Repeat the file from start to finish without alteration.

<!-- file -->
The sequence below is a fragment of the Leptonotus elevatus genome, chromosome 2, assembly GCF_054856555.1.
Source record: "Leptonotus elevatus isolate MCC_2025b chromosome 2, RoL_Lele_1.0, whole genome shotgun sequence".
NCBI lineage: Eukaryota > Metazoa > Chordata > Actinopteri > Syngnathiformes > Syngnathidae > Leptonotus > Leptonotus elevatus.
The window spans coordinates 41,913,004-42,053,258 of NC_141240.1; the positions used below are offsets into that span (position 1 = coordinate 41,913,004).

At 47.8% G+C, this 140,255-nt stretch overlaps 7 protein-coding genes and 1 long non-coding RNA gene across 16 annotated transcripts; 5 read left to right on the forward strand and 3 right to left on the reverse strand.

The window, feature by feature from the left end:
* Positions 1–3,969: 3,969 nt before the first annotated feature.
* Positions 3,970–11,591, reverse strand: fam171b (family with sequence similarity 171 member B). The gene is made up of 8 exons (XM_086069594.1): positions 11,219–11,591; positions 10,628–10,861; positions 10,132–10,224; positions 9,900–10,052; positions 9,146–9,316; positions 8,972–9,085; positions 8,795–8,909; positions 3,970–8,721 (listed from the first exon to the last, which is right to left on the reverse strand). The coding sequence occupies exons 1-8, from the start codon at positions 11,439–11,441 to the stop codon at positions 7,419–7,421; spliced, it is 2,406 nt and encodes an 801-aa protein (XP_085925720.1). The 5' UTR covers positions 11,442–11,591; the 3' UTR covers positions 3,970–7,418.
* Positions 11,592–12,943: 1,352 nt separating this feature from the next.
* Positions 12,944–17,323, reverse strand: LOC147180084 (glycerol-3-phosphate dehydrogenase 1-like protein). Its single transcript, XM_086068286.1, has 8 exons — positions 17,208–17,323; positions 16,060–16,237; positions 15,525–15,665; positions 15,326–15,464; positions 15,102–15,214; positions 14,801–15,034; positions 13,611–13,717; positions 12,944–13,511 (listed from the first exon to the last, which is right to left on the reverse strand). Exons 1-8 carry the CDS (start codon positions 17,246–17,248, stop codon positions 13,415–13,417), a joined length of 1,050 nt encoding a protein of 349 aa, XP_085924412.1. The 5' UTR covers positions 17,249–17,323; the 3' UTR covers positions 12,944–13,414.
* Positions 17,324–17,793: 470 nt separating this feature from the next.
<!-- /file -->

The sequence below is a fragment of the Leptonotus elevatus genome, chromosome 2, assembly GCF_054856555.1.
Source record: "Leptonotus elevatus isolate MCC_2025b chromosome 2, RoL_Lele_1.0, whole genome shotgun sequence".
NCBI lineage: Eukaryota > Metazoa > Chordata > Actinopteri > Syngnathiformes > Syngnathidae > Leptonotus > Leptonotus elevatus.
The window spans coordinates 41,913,004-42,053,258 of NC_141240.1; the positions used below are offsets into that span (position 1 = coordinate 41,913,004).

At 47.8% G+C, this 140,255-nt stretch overlaps 7 protein-coding genes and 1 long non-coding RNA gene across 16 annotated transcripts; 5 read left to right on the forward strand and 3 right to left on the reverse strand.

The window, feature by feature from the left end:
* Positions 1–3,969: 3,969 nt before the first annotated feature.
* Positions 3,970–11,591, reverse strand: fam171b (family with sequence similarity 171 member B). The gene is made up of 8 exons (XM_086069594.1): positions 11,219–11,591; positions 10,628–10,861; positions 10,132–10,224; positions 9,900–10,052; positions 9,146–9,316; positions 8,972–9,085; positions 8,795–8,909; positions 3,970–8,721 (listed from the first exon to the last, which is right to left on the reverse strand). The coding sequence occupies exons 1-8, from the start codon at positions 11,439–11,441 to the stop codon at positions 7,419–7,421; spliced, it is 2,406 nt and encodes an 801-aa protein (XP_085925720.1). The 5' UTR covers positions 11,442–11,591; the 3' UTR covers positions 3,970–7,418.
* Positions 11,592–12,943: 1,352 nt separating this feature from the next.
* Positions 12,944–17,323, reverse strand: LOC147180084 (glycerol-3-phosphate dehydrogenase 1-like protein). Its single transcript, XM_086068286.1, has 8 exons — positions 17,208–17,323; positions 16,060–16,237; positions 15,525–15,665; positions 15,326–15,464; positions 15,102–15,214; positions 14,801–15,034; positions 13,611–13,717; positions 12,944–13,511 (listed from the first exon to the last, which is right to left on the reverse strand). Exons 1-8 carry the CDS (start codon positions 17,246–17,248, stop codon positions 13,415–13,417), a joined length of 1,050 nt encoding a protein of 349 aa, XP_085924412.1. The 5' UTR covers positions 17,249–17,323; the 3' UTR covers positions 12,944–13,414.
* Positions 17,324–17,793: 470 nt separating this feature from the next.